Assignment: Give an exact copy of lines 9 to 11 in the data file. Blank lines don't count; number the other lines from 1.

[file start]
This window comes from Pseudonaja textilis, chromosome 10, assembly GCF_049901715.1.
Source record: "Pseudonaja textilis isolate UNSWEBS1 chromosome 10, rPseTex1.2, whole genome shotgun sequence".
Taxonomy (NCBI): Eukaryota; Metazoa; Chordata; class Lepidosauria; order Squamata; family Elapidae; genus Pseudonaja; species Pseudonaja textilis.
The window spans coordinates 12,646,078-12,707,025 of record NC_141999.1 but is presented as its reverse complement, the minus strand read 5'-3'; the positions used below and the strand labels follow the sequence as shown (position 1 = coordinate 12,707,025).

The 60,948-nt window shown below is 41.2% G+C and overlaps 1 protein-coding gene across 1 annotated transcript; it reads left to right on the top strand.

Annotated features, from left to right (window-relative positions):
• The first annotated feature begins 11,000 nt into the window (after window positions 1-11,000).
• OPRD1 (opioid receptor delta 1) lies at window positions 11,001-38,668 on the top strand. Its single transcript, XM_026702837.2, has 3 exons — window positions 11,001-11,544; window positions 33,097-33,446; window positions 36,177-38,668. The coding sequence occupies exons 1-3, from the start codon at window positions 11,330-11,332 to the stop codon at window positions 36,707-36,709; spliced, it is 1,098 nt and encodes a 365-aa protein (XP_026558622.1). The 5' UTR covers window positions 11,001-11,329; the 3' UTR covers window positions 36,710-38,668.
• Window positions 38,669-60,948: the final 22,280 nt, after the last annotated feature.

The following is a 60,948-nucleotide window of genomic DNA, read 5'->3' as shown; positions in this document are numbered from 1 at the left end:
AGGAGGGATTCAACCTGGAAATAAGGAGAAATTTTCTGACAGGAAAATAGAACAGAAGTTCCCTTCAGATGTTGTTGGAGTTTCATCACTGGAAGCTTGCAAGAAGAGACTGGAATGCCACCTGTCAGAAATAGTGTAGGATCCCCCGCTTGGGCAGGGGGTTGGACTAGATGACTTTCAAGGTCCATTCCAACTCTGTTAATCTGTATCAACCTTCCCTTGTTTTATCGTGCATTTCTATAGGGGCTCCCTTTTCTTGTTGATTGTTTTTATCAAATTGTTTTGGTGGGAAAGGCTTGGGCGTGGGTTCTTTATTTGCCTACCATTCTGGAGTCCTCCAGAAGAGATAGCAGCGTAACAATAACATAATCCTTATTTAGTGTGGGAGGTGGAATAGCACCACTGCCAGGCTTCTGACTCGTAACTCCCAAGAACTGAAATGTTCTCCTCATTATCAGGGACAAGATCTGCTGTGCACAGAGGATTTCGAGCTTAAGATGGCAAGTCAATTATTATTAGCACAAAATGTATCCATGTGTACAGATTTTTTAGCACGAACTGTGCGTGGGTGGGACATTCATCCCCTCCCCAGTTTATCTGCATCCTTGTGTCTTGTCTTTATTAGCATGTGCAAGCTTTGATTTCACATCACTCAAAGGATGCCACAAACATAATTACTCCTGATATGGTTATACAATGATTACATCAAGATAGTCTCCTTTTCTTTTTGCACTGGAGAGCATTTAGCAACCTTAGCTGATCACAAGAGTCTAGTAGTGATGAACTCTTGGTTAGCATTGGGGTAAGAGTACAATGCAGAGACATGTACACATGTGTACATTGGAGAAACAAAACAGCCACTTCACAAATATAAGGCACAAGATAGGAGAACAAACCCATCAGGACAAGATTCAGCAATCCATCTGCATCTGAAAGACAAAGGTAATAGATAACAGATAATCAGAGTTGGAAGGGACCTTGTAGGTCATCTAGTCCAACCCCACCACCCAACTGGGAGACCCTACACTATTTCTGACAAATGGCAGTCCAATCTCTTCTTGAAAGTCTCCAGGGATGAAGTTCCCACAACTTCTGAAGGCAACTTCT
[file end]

• Window positions 38,669-60,948: the final 22,280 nt, after the last annotated feature.

The following is a 60,948-nucleotide window of genomic DNA, read 5'->3' as shown; positions in this document are numbered from 1 at the left end:
AGGAGGGATTCAACCTGGAAATAAGGAGAAATTTTCTGACAGGAAAATAGAACAGAAGTTCCCTTCAGATGTTGTTGGAGTTTCATCACTGGAAGCTTGCAAGAAGAGACTGGAATGCCACCTGTCAGAAATAGTGTAGGATCCCCCGCTTGGGCAGGGGGTTGGACTAGATGACTTTCAAGGTCCATTCCAACTCTGTTAATCTGTATCAACCTTCCCTTGTTTTATCGTGCATTTCTATAGGGGCTCCCTTTTCTTGTTGATTGTTTTTATCAAATTGTTTTGGTGGGAAAGGCTTGGGCGTGGGTTCTTTATTTGCCTACCATTCTGGAGTCCTCCAGAAGAGATAGCAGCGTAACAATAACATAATCCTTATTTAGTGTGGGAGGTGGAATAGCACCACTGCCAGGCTTCTGACTCGTAACTCCCAAGAACTGAAATGTTCTCCTCATTATCAGGGACAAGATCTGCTGTGCACAGAGGATTTCGAGCTTAAGATGGCAAGTCAATTATTATTAGCACAAAATGTATCCATGTGTACAGATTTTTTAGCACGAACTGTGCGTGGGTGGGACATTCATCCCCTCCCCAGTTTATCTGCATCCTTGTGTCTTGTCTTTATTAGCATGTGCAAGCTTTGATTTCACATCACTCAAAGGATGCCACAAACATAATTACTCCTGATATGGTTATACAATGATTACATCAAGATAGTCTCCTTTTCTTTTTGCACTGGAGAGCATTTAGCAACCTTAGCTGATCACAAGAGTCTAGTAGTGATGAACTCTTGGTTAGCATTGGGGTAAGAGTACAATGCAGAGACATGTACACATGTGTACATTGGAGAAACAAAACAGCCACTTCACAAATATAAGGCACAAGATAGGAGAACAAACCCATCAGGACAAGATTCAGCAATCCATCTGCATCTGAAAGACAAAGGTAATAGATAACAGATAATCAGAGTTGGAAGGGACCTTGTAGGTCATCTAGTCCAACCCCACCACCCAACTGGGAGACCCTACACTATTTCTGACAAATGGCAGTCCAATCTCTTCTTGAAAGTCTCCAGGGATGAAGTTCCCACAACTTCTGAAGGCAACTTCT